The FDA approved Tradjenta (linagliptin) as an adjunct to diet and exercise to improve glycemic control in adults with type 2 diabetes.
Tradjenta (linagliptin) has received approval from the FDA as an adjunct to diet and exercise to improve glycemic control in adult patients with type 2 diabetes mellitus. The approval carries the limitations that Tradjenta should not be used in patients with type 1 diabetes or for the treatment of diabetic ketoacidosis and that its use in combination with insulin has not been studied.1 An estimated 25.8 million Americans have diabetes, with 90% to 95% of those cases being type 2 diabetes.2 Tradjenta is marketed by Boehringer Ingelheim Pharmaceuticals, Inc, and Eli Lilly and Co.3
Pharmacology and Pharmacokinetics
Tradjenta is a dipeptidyl peptidase-4 inhibitor. This inhibition results in an increased level of active incretin hormones, which stimulates the release of insulin in a glucose-dependent manner and decreases the level of circulating glucagon.
Gender, age, and race did not affect the pharmacokinetics of Tradjenta. Tradjenta has not been studied in pediatric patients.
Dosing and Administration
Tradjenta is given as a 5-mg tablet to be administered once a day without regard to food.1 No dose adjustment is required for patients with renal or hepatic impairment. 1
Tradjenta has been studied as monotherapy and in combination with metformin, sulfonylurea (SU), metformin plus SU, and pioglitazone in patients with type 2 diabetes in double-blind, placebo-controlled trials.1
The monotherapy trial evaluated 730 patients who were randomized to receive either Tradjenta or placebo for 18 or 24 weeks. The study found a statistically significant reduction in hemoglobin A1C of up to 0.7% in the Tradjenta arm compared with the placebo arm.
The metformin trial studied 701 patients who were randomized to use either Tradjenta plus metformin or placebo plus metformin for 24 weeks. A statistically significant reduction in hemoglobin A1C of 0.6% was found in the Tradjenta group compared with the placebo group.
The SU trial consisted of 245 patients who were randomized to receive either Tradjenta plus SU or placebo plus SU for 18 weeks. The study found a statistically significant reduction in hemoglobin A1C of 0.5% in the Tradjenta plus SU arm compared with the placebo plus SU arm.
The metformin plus SU trial involved 1058 patients randomized to use either Tradjenta plus metformin plus SU or placebo plus metformin plus SU for 24 weeks. At the study’s end, the Tradjenta plus metformin plus SU group displayed a statistically significant difference in reduction of hemoglobin A1C of 0.6% compared with the placebo plus metformin plus SU group.
The pioglitazone trial examined 389 patients who were randomized to use either Tradjenta plus pioglitazone or placebo plus pioglitazone for 24 weeks. The study found a statistically significant difference in reduction in hemoglobin A1C of 0.5% in the Tradjenta group compared with the placebo group. 1,2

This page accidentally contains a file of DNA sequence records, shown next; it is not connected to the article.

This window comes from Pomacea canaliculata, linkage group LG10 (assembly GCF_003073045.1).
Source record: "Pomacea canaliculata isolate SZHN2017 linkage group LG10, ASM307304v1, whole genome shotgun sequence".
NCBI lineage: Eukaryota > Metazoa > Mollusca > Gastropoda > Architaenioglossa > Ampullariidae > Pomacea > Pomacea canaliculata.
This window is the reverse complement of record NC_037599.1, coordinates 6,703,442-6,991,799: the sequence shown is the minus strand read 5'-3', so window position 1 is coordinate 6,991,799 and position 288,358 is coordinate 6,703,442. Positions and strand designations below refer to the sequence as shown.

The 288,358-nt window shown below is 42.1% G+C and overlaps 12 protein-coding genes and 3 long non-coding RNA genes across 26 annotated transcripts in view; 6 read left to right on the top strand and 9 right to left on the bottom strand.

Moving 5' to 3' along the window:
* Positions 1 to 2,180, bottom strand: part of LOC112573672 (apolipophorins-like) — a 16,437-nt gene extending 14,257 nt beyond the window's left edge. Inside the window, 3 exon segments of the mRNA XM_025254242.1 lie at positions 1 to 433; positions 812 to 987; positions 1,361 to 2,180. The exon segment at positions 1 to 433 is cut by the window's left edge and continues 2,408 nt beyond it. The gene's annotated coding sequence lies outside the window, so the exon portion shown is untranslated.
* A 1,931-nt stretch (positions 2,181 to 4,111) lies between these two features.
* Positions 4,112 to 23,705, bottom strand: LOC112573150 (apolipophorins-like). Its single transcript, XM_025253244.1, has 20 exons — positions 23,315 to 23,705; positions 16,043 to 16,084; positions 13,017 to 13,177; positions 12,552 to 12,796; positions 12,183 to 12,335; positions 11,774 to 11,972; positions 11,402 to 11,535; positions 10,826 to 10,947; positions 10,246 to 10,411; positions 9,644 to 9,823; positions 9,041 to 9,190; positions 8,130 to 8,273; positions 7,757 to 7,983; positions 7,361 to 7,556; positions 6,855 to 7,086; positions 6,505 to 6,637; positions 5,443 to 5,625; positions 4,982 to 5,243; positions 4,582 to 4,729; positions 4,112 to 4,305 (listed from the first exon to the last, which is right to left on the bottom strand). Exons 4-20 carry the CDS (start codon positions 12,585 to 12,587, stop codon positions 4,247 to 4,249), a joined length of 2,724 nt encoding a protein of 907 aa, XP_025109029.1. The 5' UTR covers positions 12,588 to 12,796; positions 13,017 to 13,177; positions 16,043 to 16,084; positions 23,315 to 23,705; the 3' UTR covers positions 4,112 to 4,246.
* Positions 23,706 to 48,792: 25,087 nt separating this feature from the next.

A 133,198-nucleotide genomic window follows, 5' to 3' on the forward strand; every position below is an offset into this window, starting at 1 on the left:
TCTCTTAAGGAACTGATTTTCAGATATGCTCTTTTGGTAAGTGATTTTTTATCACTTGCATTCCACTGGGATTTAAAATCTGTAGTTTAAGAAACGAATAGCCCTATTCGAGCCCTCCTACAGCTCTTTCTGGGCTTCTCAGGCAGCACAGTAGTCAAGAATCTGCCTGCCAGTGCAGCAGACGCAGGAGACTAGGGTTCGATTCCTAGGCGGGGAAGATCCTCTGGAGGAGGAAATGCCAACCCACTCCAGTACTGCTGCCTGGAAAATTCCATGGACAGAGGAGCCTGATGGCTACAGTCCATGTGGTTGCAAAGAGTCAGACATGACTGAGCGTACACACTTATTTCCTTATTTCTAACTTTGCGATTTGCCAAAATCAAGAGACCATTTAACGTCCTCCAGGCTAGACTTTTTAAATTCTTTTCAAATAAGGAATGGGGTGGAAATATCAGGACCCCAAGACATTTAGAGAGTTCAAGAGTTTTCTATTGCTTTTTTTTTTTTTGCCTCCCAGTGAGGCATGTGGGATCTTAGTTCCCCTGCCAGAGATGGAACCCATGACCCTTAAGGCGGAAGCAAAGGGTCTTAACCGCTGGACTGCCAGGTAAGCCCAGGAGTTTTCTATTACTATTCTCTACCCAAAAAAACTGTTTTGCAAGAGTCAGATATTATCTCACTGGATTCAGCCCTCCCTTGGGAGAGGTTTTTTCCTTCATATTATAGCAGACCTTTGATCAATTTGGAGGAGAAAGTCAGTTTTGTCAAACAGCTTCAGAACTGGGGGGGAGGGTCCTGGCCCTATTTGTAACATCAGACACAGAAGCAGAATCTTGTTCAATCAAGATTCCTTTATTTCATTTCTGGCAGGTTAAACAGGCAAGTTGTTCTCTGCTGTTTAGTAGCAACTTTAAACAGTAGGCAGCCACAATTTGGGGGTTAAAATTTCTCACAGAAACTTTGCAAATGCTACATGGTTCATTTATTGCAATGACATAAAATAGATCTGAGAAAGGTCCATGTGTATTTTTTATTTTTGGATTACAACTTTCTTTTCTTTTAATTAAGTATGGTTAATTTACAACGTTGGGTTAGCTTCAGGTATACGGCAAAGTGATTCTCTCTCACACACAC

Contraindications, Warnings, and Precautions
Tradjenta is contraindicated in patients with a history of hypersensitivity reactions, such as urticaria, angioedema, or bronchial hyperreactivity, to Tradjenta or any of its components.
When Tradjenta is administered in combination with an insulin secretagogue, the rate of hypoglycemia may be higher than when Tradjenta is administered alone or with placebo. A lower dose of the insulin secretagogue may be necessary to minimize the risk of hypoglycemia. Clinical trials have not confirmed that treatment with Tradjenta or any other antidiabetic drug will reduce the risk of macrovascular complications.
Tradjenta is pregnancy category B; however, there are no adequate and wellcontrolled studies of its use in pregnant women and it should only be used during pregnancy if clearly needed. It is not known if Tradjenta is excreted into human milk and should be used cautiously in patients who are breast-feeding. Tradjenta should not be used in patients younger than 18 years.
Tradjenta’s efficacy may be reduced when it is concomitantly administered with an inducer of P-glycoprotein or cytochrome P450 3A4.
Nasopharyngitis was reported in ≥5% of patients using Tradjenta. The rate of pancreatitis was higher in patients randomized to use Tradjenta. 1 Other adverse effects include muscle pain and headache. An FDA-approved Patient Package Insert, which explains its use and risks of treatment, will be dispensed with Tradjenta. 3 PT
Dr. Holmberg is a pharmacist who resides in Phoenix, Arizona.
1. Tradjenta complete prescribing information. http://bidocs.boehringer-ingelheim.com/BIWebAccess/ViewServlet.ser?docBase=renetnt&folderPath=/Prescribing Information/PIs/Tradjenta/Tradjenta.pdf. Accessed September 2011.
2. Boehringer Ingelheim and Lilly’s new type 2 diabetes treatment Tradjenta™ (linagliptin) tablets for adults now available in U.S. pharmacies. http://us.boehringer-ingelheim.com/news_events/press_releases/press_release_archive/2011/june_15_2011.html. Accessed September 2011.
3. FDA approves new treatment for Type 2 diabetes. www.fda.gov/NewsEvents/Newsroom/PressAnnouncements/ucm253501.htm. Accessed September 2011.
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